To continue, I will focus today on the risks that the economic consequences of covid pose to the job opportunities of people with learning disabilities. Locally in Crewe and Nantwich, there are a range of organisations that try to find job opportunities for people. Organisations such as Safe Opportunities and Seetec Pluss, employers such as AO.com and charities such as Community Recycle Cycles have all worked tremendously hard, and secured successful and ongoing employment for people with diagnoses associated with learning disabilities, such as Down’s syndrome and autism.
Those organisations are understandably concerned about the impact the covid-19 pandemic we will have on their ability to carry on delivering this work. We know that even before the pandemic there was a significant gap in the employment of those with learning disabilities. I have heard from residents who have struggled to find work because of their disabilities, and from their families. Recently, I took part in a meeting with Scope that explored this issue and heard from people with lived experience of it.
What might happen now? Employers might rightly be concerned about the health risks their employees could face, given what we discussed earlier regarding the additional risks that we have seen for people with learning disabilities. If we are being realistic, employers who are laying people off and struggling to make ends meet might not go as far as they ordinarily would to try and stretch people’s employability and support people into employment who have disabilities of any kind, including learning disabilities. That is the reality we will face.
Nevertheless, we cannot afford to have a lost generation of young people with learning disabilities who have missed out on employment that they would otherwise have been able to secure. The Disability Confident campaign was launched by the then Prime Minister in 2013, and it aims to encourage businesses to employ disabled people. By December 2019, more than 15,000 employers had signed up to the scheme, as they wanted to offer disabled people roles in their organisations.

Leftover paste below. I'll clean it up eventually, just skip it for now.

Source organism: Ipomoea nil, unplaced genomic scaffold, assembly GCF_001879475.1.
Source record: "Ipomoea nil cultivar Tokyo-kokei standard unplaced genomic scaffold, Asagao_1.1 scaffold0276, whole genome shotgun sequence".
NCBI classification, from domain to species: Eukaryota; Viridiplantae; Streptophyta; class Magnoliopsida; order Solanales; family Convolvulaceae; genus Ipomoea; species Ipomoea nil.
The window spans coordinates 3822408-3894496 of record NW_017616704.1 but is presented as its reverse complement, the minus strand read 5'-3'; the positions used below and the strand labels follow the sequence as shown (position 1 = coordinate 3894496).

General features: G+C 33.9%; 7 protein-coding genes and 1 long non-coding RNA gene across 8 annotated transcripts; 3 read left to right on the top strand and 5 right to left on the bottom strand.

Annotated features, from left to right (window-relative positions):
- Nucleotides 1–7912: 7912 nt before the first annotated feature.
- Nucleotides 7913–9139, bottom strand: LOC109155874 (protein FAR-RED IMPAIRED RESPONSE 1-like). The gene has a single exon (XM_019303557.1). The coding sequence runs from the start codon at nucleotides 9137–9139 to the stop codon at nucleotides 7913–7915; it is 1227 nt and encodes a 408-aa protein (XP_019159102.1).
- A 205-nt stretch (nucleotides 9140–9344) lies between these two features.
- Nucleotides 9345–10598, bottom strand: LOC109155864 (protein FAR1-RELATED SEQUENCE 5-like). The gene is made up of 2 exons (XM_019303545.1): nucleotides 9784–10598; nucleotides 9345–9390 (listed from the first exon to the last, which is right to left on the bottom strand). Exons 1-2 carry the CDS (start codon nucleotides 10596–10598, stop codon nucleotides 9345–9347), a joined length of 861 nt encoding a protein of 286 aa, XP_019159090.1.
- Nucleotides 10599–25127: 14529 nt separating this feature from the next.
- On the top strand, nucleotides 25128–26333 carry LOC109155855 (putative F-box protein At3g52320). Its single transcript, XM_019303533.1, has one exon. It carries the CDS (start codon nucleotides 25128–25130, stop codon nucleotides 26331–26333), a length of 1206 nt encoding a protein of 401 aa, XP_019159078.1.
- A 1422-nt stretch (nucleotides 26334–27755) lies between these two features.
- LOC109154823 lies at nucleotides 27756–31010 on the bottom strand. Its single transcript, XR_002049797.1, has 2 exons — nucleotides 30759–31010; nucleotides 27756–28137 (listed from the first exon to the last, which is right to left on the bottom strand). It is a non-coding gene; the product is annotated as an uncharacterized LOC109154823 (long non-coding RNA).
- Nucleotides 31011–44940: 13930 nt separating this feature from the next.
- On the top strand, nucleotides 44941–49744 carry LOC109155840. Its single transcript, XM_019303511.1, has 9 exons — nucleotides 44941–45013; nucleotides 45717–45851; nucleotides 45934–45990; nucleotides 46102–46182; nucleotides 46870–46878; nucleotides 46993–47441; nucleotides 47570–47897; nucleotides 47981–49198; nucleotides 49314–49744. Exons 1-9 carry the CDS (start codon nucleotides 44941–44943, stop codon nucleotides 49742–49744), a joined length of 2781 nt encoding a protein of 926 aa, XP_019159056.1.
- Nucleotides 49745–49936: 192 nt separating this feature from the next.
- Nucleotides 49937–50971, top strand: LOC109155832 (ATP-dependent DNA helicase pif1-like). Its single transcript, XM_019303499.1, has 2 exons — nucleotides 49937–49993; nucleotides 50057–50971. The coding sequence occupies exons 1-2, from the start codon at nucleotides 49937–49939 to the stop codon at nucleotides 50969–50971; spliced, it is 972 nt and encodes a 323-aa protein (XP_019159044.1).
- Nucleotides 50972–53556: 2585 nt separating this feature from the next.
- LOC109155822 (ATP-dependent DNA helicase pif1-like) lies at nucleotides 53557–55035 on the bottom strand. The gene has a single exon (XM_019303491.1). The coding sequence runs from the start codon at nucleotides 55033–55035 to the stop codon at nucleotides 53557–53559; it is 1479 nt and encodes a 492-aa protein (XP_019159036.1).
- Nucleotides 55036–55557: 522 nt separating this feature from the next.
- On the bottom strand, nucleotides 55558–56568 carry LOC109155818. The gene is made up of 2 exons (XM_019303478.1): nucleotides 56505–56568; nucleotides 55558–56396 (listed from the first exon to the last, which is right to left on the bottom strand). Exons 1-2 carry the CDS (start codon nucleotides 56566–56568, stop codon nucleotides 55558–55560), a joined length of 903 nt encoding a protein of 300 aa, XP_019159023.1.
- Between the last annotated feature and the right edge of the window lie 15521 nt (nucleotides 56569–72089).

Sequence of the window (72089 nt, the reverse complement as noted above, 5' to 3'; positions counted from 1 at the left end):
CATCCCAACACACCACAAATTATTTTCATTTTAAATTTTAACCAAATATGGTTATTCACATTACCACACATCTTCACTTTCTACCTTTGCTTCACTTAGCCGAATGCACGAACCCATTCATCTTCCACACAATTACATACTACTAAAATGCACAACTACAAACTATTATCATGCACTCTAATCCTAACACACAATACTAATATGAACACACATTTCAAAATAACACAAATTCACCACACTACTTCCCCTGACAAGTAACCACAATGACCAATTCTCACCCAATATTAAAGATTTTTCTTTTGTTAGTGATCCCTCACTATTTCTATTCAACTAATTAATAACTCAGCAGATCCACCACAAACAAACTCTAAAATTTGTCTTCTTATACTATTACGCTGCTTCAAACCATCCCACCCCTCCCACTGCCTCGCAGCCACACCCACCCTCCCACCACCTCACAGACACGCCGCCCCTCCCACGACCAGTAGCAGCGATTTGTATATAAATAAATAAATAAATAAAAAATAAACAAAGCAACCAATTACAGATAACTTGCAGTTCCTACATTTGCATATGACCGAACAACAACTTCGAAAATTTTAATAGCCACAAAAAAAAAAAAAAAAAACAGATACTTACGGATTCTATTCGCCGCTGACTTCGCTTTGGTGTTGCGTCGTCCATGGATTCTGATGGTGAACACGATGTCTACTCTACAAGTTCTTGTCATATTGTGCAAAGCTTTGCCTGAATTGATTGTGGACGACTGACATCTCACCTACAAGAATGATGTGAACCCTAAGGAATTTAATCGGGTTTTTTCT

There are also local initiatives. As I mentioned, we have an organisation in Crewe and Nantwich called Safe Opportunities. It has launched a campaign called Big10forSEN, which is building towards having 10 big employers locally that are putting in the effort to secure employment for people with learning disabilities.
There are other measures available. There is the 2017 personal support package, which gives people access to a disability employment adviser, and the Access to Work scheme, which provides financial support for the extra costs of being in work that go beyond the reasonable adjustments that are required in law. As part of the Access to Work scheme, specialist support is provided to people with learning disabilities and other less visible disabilities through a hidden impairment specialist team.
In response to the pandemic, the Department for Work and Pensions has worked tremendously hard to develop policy to prevent ill health-related job losses, but we must not forget the Government’s ambition to get 1 million more disabled people into work by 2027. We cannot allow the coronavirus to prevent that from happening.